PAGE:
By 2006 I was married with a child and a mortgage on the way and settled back in the lower 48, although still far from the once-again-bustling San Francisco Bay Area. New Mexico still seems like a happy compromise between the total isolation of the Alaskan bush and the more crowded coastal tech hubs. Also, remember that pitch we heard back at the beginning of the Web about a future filled with telecommuting masses? Well, it turns out to be kind of awesome, especially for a new dad.

The Web and I came of age at the same time and had to be separated for a bit to get through our growing pains independently, but by 2007 we were both fully embracing our adulthood. The cool thing about coming into your own is that it allows you to focus on just creating and building amazing things. In the next and final installment of this series I’ll wrap it up with a look at today’s golden age of the fully grown Web.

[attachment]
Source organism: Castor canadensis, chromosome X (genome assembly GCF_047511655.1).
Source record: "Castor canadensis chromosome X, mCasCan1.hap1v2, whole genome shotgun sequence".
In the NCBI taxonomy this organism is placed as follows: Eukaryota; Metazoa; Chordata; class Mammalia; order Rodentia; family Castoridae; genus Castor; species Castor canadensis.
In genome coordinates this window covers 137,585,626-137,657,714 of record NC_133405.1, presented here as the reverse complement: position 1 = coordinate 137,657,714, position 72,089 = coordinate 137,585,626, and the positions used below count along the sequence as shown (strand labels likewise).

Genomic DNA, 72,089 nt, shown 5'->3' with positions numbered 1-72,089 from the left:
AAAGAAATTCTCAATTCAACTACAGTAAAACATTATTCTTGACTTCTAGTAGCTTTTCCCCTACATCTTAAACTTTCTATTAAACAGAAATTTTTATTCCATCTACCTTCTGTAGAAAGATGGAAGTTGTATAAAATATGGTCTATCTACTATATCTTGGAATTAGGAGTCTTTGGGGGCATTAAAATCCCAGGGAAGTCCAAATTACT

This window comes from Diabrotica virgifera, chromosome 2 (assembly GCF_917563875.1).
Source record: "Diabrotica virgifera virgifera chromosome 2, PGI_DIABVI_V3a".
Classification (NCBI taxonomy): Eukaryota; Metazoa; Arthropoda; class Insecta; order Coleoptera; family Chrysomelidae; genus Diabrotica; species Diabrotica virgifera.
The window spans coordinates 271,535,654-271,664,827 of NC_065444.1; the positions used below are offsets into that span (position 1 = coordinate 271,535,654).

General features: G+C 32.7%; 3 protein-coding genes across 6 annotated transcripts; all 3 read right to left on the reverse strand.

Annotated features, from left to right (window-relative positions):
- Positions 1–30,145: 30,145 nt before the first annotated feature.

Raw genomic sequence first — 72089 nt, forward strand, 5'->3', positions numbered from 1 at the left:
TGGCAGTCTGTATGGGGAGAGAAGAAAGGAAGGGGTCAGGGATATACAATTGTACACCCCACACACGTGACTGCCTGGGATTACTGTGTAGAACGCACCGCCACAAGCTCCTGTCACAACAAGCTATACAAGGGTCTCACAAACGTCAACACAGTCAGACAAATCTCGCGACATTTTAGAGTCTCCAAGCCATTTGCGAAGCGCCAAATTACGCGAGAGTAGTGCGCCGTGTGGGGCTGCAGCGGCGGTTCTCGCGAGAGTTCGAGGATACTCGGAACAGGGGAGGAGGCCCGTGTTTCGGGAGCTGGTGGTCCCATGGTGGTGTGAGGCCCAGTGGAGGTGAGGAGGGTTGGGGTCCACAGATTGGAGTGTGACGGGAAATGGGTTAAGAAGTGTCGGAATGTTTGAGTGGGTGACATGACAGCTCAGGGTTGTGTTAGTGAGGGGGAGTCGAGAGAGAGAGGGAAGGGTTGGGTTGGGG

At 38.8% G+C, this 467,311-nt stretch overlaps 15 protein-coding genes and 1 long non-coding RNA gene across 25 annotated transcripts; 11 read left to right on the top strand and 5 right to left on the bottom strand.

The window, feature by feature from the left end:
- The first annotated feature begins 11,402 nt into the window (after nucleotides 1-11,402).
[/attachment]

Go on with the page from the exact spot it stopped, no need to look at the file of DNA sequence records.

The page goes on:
CNET comments are currently down for maintenance, and should be back soon. In the meantime, please share your memories, and parts of early Web history I’ve missed, on Twitter at @crave and @ericcmack.

Article source: http://feedproxy.google.com/~r/cnet/pRza/~3/AHx935AjG_Q/

Spy on your own thoughts with Glass Brain

Glass Brain

Thanks to an electrode-fitted cap and a combination of advanced imaging processes, you can now see inside your own brain.


(Credit:
Neuroscape Lab)

What do you get when you combine a neuroscientist with the guy who helped invent the virtual world Second Life? A way to virtually fly around the brain with a gamepad watching thoughts in real time.

That’s what attendees at Austin’s